Pinball, Pac-Man for the home: Company makes a game of it

Todd Tuckey never imagined that after two decades of selling commercial-size arcade games for home use, his TNT Amusements would still be going strong, especially with the proliferation of home-computer games But thanks to nostalgia and the strong economy, things have rarely been better.

Plenty of people have been coming into his Southampton showroom and plunking down between $500 and
$4,000 for a standard game, or up to $10,000 for a used race-car simulator, such as Daytona U.S.A.

“Our customers might be 40 or 45,” said Tuckey “They have money and a car They want the one thing they can’t get at Kmart or Circuit City.” TNT’s revenues topped $1 million in 1997 and again in 1998, Tuckey said.

Donna DeFino of Voorhees said she and her husband, Michael, have furnished their basement with four games purchased from TNT, including two pinball machines, a basketball machine, and a football-tossing game “My husband will stay down there for hours for his amusement,” she said “When we have parties, the guests seem to gravitate there.”

Tuckey said he had sold more than 13,000 games since 1984 — everything from an $1,399 Centipede video game to a $2,799 Super Chexx bubble hockey machine Dozens of games fill TNT’s showroom, such as Bowling Shuffle Alleys, pool tables, Skeeball machines.

Ms. Pac-Man video games are still TNT’s biggest seller “A doctor told us he wanted Ms. Pac-Man because it got him through medical school,” said Tuckey “Couples may have met on the boardwalk in an arcade [The games] bring them back to simpler times.”

After the broadcast of a Seinfeld episode that featured George Costanza’s efforts to acquire a Frogger video game machine from a closing pizza parlor, TNT’s phones were ringing off the hook.

Tuckey, 44, began buying pinball and other arcade games in 1979, and ran a vending business for four years with a partner, placing machines in delicatessens, bowling alleys, skating rinks and other establishments After the arcade video boom had ended in 1984, the pair decided to sell their machines from Tuckey’s long driveway in Northeast Philadelphia Not only did they sell all the machines they had started with, they bought additional machines and sold them as well “It made us solvent again,” said Tuckey, who bought out his partner’s share in 1984 After selling almost 500 games from his driveway, the Temple University graduate was convinced there was a demand for an arcade atmosphere in people’s homes.

He left his full-time job as an administrator at Temple University, where he ran two game rooms and the movie theater, and devoted all his time to buying and selling He rented his first
showroom in Bensalem in October 1985 One month later, he purchased the Southampton building on Industrial Boulevard where TNT Amusements is based today.

The 5,000-square-foot facility contains about 120 machines on display plus a work area and storage space for thousands of circuit boards.  An additional 1,500 games are stored at a 10,000-square-foot warehouse nearby.  TNT has 10 full-time employees and six part-timers.  Newly acquired games are subjected to a vigorous overhaul.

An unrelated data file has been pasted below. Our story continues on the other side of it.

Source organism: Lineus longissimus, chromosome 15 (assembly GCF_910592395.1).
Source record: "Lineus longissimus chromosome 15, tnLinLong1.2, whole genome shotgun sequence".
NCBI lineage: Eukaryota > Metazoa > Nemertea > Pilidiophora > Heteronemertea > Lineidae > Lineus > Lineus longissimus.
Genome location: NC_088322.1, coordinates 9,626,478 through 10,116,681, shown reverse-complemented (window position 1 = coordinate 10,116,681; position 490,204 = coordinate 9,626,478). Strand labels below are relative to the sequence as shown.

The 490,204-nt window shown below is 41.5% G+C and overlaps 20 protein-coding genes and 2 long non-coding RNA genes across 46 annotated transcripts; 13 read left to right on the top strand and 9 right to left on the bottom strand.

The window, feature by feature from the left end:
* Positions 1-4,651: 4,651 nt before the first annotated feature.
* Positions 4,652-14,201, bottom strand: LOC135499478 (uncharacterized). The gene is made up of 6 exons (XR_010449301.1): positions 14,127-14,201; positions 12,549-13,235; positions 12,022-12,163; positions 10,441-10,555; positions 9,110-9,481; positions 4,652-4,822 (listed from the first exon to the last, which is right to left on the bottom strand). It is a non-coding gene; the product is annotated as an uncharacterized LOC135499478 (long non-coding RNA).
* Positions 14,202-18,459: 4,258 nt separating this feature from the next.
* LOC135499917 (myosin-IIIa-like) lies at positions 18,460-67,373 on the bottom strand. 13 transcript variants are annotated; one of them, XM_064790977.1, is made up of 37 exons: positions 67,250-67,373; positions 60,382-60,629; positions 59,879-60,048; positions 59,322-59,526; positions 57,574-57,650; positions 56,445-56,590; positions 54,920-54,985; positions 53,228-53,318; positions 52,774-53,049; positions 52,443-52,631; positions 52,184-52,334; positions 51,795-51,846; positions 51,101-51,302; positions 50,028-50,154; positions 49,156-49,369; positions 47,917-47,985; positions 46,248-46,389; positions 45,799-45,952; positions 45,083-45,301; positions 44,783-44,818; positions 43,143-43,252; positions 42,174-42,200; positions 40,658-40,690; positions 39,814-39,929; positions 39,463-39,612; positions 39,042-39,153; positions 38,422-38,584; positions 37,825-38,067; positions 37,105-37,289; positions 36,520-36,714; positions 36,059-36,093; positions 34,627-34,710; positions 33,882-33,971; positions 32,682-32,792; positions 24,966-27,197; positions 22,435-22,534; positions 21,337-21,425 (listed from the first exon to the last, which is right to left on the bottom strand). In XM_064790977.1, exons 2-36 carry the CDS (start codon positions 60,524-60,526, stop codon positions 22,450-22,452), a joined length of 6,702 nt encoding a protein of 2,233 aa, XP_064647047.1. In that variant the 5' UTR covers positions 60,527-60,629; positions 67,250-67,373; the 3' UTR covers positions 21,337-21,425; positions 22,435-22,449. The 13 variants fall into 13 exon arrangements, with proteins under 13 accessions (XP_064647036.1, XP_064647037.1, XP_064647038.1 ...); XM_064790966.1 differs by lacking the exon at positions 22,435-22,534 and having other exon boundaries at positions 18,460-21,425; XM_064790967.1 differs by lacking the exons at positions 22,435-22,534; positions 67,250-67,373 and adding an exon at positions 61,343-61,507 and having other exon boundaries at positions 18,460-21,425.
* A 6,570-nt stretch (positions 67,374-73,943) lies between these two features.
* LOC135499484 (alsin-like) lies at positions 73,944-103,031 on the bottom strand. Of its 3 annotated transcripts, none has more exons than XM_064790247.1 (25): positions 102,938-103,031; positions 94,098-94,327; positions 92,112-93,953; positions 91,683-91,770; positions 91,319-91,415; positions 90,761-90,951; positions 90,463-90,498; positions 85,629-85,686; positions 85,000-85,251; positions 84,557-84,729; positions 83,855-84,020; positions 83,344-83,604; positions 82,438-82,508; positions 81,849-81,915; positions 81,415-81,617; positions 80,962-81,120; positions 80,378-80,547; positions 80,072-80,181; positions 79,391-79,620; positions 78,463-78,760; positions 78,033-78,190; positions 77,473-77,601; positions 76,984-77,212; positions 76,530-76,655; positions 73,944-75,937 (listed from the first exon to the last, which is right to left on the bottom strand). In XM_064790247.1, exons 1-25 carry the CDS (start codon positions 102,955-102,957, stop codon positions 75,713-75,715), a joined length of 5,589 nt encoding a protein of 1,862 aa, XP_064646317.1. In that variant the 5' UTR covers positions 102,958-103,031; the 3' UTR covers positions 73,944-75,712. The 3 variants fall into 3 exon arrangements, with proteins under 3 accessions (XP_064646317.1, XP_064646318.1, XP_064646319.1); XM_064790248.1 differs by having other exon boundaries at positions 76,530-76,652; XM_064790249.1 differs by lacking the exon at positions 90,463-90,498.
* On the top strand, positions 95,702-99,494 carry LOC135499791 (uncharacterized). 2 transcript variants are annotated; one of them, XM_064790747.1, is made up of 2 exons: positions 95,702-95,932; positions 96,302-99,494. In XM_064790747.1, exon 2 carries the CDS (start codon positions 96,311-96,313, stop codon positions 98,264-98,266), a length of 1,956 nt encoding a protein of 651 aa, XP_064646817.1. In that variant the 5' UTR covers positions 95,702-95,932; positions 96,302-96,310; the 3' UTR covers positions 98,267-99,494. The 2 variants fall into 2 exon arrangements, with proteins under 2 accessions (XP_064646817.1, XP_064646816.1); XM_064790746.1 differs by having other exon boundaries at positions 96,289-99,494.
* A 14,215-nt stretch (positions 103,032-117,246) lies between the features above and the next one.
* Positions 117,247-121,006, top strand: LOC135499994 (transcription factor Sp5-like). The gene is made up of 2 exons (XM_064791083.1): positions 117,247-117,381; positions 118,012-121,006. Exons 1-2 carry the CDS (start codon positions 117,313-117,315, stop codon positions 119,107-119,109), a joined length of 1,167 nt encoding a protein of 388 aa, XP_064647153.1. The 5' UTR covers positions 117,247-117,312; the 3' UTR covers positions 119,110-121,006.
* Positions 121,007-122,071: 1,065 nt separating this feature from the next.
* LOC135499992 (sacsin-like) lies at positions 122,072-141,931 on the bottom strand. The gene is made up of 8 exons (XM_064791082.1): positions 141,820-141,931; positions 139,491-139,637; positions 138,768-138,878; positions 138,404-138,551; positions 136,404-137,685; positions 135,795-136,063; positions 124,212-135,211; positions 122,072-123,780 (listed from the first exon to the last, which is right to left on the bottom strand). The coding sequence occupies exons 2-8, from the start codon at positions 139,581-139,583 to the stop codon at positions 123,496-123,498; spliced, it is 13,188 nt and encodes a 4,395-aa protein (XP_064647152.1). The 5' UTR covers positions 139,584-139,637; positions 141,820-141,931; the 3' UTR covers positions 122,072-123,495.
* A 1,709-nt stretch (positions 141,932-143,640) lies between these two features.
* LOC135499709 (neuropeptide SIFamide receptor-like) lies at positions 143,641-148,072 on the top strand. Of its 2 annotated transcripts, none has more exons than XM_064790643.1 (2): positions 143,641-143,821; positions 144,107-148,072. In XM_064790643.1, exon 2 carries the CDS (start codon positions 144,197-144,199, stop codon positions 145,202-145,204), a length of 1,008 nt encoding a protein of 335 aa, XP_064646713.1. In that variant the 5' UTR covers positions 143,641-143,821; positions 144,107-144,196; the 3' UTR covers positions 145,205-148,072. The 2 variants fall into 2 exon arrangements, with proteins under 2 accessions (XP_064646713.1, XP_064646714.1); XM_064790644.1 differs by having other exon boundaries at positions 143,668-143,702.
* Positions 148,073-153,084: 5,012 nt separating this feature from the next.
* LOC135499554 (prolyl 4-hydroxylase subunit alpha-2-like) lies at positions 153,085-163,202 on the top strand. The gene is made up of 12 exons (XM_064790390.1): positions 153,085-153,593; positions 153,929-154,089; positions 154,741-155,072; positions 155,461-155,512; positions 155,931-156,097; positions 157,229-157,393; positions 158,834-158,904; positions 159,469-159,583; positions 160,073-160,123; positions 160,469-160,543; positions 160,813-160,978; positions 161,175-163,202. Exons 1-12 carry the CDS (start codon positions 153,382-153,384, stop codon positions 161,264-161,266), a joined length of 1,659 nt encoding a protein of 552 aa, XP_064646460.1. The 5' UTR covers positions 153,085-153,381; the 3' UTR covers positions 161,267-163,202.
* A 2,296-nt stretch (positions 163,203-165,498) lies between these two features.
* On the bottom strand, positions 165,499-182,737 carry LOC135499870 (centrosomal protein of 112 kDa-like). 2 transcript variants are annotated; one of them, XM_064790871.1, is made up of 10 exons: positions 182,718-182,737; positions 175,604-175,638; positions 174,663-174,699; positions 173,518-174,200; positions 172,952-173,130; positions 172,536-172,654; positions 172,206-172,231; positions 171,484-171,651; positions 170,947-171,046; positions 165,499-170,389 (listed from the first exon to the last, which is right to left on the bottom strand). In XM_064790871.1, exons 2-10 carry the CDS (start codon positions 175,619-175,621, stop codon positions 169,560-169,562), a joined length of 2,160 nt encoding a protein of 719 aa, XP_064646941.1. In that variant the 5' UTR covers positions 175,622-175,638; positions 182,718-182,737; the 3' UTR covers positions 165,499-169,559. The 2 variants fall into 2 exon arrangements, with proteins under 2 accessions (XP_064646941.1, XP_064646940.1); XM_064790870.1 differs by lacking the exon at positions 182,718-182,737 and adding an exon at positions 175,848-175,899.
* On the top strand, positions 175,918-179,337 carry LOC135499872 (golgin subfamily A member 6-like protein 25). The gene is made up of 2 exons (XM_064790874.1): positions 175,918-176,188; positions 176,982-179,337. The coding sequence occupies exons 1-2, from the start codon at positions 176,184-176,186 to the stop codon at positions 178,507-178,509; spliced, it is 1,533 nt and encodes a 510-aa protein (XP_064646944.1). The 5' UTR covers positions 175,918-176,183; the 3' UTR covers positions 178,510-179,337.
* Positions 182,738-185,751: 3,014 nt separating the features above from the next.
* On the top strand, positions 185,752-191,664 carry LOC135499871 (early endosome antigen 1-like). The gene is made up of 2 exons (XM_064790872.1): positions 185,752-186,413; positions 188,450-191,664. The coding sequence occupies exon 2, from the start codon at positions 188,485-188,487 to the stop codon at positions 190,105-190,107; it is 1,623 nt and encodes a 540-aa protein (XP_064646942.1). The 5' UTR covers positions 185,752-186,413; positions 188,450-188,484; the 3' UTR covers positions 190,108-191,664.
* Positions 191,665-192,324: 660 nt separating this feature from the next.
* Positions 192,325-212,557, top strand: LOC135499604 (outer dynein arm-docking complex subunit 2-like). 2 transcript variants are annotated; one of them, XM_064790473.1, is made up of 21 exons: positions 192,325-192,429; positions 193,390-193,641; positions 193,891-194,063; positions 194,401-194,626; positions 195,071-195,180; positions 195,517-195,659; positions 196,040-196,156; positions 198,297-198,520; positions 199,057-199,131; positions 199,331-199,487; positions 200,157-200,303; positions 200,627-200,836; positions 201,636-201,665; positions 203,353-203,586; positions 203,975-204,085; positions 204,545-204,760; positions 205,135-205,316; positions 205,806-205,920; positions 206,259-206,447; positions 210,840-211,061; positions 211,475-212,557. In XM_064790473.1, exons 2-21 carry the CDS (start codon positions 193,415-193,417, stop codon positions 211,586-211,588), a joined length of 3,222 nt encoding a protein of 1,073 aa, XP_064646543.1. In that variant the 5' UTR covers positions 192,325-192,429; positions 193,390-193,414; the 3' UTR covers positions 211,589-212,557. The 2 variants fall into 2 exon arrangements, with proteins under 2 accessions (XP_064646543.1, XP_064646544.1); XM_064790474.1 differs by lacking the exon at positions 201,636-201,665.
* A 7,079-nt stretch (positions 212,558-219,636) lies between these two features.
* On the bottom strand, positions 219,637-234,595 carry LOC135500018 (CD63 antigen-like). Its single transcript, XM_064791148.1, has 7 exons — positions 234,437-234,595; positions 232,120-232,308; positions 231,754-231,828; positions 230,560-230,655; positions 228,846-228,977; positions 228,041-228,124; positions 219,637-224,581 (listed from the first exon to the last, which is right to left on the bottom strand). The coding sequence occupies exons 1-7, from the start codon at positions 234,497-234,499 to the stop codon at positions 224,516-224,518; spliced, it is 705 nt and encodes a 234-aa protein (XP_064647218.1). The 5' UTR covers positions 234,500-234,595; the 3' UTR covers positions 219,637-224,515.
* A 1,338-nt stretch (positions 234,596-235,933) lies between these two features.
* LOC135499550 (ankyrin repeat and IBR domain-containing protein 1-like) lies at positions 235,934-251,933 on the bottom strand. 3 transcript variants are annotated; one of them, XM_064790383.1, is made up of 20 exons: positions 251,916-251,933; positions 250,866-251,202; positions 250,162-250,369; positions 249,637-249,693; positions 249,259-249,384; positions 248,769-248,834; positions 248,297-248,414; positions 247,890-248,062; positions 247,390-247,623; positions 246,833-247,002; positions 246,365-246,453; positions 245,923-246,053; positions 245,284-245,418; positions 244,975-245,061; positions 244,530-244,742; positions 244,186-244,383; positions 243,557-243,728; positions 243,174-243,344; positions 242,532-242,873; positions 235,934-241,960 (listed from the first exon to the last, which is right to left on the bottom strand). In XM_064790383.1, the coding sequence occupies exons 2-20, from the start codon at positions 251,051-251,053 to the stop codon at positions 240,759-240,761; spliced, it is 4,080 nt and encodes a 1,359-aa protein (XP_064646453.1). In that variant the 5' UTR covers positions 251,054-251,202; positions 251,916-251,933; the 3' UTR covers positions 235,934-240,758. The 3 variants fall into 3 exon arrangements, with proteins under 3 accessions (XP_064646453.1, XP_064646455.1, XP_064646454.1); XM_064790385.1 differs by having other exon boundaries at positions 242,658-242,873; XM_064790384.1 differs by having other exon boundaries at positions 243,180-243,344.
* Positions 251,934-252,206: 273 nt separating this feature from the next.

TNT has about 15 >private birthday parties a week for up to 50 children (or adults) who can play the games in the showroom an unlimited number of times.  The company will also rent out games on a per-day basis to families throwing a party, and still serves as a vendor to a few stores.

But the majority of TNT’s business comes from home sales, accounting for 80 percent of revenues.

Tuckey said he does not sell pinball machines built before 1977 because they are neither computerized nor reliable.  “With the digital machines, a customer can call us with an error code and most of the time we can solve the problem over the phone.”

Things are not so rosy for another segment of the game business.  “Large arcade companies have been going bankrupt left and right,” said Michael Bershad, owner of Penn Vending Co. in Bensalem.  “The cost of the equipment has skyrocketed, and the cash box is reduced.”

Bershad, whose vending company operates a large number of games and jukeboxes in the Philadelphia area, said a brand-new video game used to bring in $300 or $400 per week.  Now a new game might bring in about half that, he said.

“Today, a giant deluxe game at an arcade might cost 75 cents to play,” Tuckey said.  “But people still don’t perceive the value of the games to be more than 25 or 50 cents.”

While most of his business comes from word of mouth, Tuckey said he spends thousands of dollars on advertising in Yellow Pages and cable television, and maintaining a Web site.  The Internet has been boosting the company’s sales, accounting for 30 percent of TNT’s business, he said.

A half-hour-long infomercial staring Tuckey airs nightly on Comcast cable TV systems, and weekly on WMCN-TV.  During the show, Tuckey tours around his showroom cracking jokes and performing peculiar antics.

One viewer invited Tuckey to a catered party at his Main Line mansion because his son wanted to meet Tuckey.

Tuckey’s antics have attracted the media spotlight.  The businessman proposed to his wife, Pam in 1994 in a Willow Grove Mall arcade where he supplied games.  He had rigged the machine to produce the message, “Will you marry me?” as she played, and ensured that television news crews were present to catch the moment.  A similar pinball machine was later placed outside the church where they were married.

Article by Claire Furia Smith

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